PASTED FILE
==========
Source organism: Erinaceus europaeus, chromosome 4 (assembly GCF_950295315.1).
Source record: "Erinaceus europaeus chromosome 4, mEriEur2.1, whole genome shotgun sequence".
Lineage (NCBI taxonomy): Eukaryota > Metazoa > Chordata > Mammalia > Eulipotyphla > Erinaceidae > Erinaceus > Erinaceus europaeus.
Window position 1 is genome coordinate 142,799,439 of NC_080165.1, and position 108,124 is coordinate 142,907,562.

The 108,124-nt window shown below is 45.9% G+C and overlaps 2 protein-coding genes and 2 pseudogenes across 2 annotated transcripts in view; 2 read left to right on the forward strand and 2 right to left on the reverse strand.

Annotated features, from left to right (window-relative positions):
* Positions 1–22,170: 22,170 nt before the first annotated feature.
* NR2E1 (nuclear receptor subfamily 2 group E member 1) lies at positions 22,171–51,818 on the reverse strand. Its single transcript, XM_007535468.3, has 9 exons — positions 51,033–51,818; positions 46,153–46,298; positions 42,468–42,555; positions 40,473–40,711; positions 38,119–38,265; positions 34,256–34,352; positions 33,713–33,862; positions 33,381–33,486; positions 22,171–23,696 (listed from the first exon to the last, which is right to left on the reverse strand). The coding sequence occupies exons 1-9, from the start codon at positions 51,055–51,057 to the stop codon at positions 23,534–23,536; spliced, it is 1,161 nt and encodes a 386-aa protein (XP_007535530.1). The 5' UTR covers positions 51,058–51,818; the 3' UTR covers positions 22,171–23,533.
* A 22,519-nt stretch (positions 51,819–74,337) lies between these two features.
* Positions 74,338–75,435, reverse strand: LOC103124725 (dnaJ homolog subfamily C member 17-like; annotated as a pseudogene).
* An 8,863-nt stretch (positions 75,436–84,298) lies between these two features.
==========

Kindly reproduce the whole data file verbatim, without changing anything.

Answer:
Source organism: Erinaceus europaeus, chromosome 4 (assembly GCF_950295315.1).
Source record: "Erinaceus europaeus chromosome 4, mEriEur2.1, whole genome shotgun sequence".
Lineage (NCBI taxonomy): Eukaryota > Metazoa > Chordata > Mammalia > Eulipotyphla > Erinaceidae > Erinaceus > Erinaceus europaeus.
Window position 1 is genome coordinate 142,799,439 of NC_080165.1, and position 108,124 is coordinate 142,907,562.

The 108,124-nt window shown below is 45.9% G+C and overlaps 2 protein-coding genes and 2 pseudogenes across 2 annotated transcripts in view; 2 read left to right on the forward strand and 2 right to left on the reverse strand.

Annotated features, from left to right (window-relative positions):
* Positions 1–22,170: 22,170 nt before the first annotated feature.
* NR2E1 (nuclear receptor subfamily 2 group E member 1) lies at positions 22,171–51,818 on the reverse strand. Its single transcript, XM_007535468.3, has 9 exons — positions 51,033–51,818; positions 46,153–46,298; positions 42,468–42,555; positions 40,473–40,711; positions 38,119–38,265; positions 34,256–34,352; positions 33,713–33,862; positions 33,381–33,486; positions 22,171–23,696 (listed from the first exon to the last, which is right to left on the reverse strand). The coding sequence occupies exons 1-9, from the start codon at positions 51,055–51,057 to the stop codon at positions 23,534–23,536; spliced, it is 1,161 nt and encodes a 386-aa protein (XP_007535530.1). The 5' UTR covers positions 51,058–51,818; the 3' UTR covers positions 22,171–23,533.
* A 22,519-nt stretch (positions 51,819–74,337) lies between these two features.
* Positions 74,338–75,435, reverse strand: LOC103124725 (dnaJ homolog subfamily C member 17-like; annotated as a pseudogene).
* An 8,863-nt stretch (positions 75,436–84,298) lies between these two features.